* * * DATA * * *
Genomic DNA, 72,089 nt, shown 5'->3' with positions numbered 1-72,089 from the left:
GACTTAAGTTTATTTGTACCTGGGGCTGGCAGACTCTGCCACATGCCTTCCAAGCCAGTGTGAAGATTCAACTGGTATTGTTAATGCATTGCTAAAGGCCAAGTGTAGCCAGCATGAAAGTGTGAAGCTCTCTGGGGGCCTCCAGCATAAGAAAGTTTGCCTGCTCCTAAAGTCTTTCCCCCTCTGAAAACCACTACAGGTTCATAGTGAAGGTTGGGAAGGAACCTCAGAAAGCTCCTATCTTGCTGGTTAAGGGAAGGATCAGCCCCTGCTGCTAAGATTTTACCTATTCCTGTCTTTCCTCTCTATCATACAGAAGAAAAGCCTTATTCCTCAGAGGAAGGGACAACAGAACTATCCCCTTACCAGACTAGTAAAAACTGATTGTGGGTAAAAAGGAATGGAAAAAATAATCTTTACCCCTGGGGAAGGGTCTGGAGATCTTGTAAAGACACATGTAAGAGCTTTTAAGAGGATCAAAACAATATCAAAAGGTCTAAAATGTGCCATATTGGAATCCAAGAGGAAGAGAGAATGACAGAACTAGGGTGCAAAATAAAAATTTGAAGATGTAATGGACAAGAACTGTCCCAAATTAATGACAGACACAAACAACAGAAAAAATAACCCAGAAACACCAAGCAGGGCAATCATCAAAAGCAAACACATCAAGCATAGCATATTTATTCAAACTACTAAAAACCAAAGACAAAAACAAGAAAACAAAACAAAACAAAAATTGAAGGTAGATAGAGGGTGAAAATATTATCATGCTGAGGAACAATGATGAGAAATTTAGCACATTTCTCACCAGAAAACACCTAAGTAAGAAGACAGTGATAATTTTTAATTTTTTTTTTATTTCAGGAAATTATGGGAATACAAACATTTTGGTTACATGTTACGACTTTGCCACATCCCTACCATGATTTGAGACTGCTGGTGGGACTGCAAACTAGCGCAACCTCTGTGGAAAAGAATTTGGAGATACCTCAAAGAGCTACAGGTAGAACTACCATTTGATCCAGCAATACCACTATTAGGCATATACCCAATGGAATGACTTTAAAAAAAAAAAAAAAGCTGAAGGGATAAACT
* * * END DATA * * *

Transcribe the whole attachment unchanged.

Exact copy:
Genomic DNA, 72,089 nt, shown 5'->3' with positions numbered 1-72,089 from the left:
GACTTAAGTTTATTTGTACCTGGGGCTGGCAGACTCTGCCACATGCCTTCCAAGCCAGTGTGAAGATTCAACTGGTATTGTTAATGCATTGCTAAAGGCCAAGTGTAGCCAGCATGAAAGTGTGAAGCTCTCTGGGGGCCTCCAGCATAAGAAAGTTTGCCTGCTCCTAAAGTCTTTCCCCCTCTGAAAACCACTACAGGTTCATAGTGAAGGTTGGGAAGGAACCTCAGAAAGCTCCTATCTTGCTGGTTAAGGGAAGGATCAGCCCCTGCTGCTAAGATTTTACCTATTCCTGTCTTTCCTCTCTATCATACAGAAGAAAAGCCTTATTCCTCAGAGGAAGGGACAACAGAACTATCCCCTTACCAGACTAGTAAAAACTGATTGTGGGTAAAAAGGAATGGAAAAAATAATCTTTACCCCTGGGGAAGGGTCTGGAGATCTTGTAAAGACACATGTAAGAGCTTTTAAGAGGATCAAAACAATATCAAAAGGTCTAAAATGTGCCATATTGGAATCCAAGAGGAAGAGAGAATGACAGAACTAGGGTGCAAAATAAAAATTTGAAGATGTAATGGACAAGAACTGTCCCAAATTAATGACAGACACAAACAACAGAAAAAATAACCCAGAAACACCAAGCAGGGCAATCATCAAAAGCAAACACATCAAGCATAGCATATTTATTCAAACTACTAAAAACCAAAGACAAAAACAAGAAAACAAAACAAAACAAAAATTGAAGGTAGATAGAGGGTGAAAATATTATCATGCTGAGGAACAATGATGAGAAATTTAGCACATTTCTCACCAGAAAACACCTAAGTAAGAAGACAGTGATAATTTTTAATTTTTTTTTTATTTCAGGAAATTATGGGAATACAAACATTTTGGTTACATGTTACGACTTTGCCACATCCCTACCATGATTTGAGACTGCTGGTGGGACTGCAAACTAGCGCAACCTCTGTGGAAAAGAATTTGGAGATACCTCAAAGAGCTACAGGTAGAACTACCATTTGATCCAGCAATACCACTATTAGGCATATACCCAATGGAATGACTTTAAAAAAAAAAAAAAAGCTGAAGGGATAAACT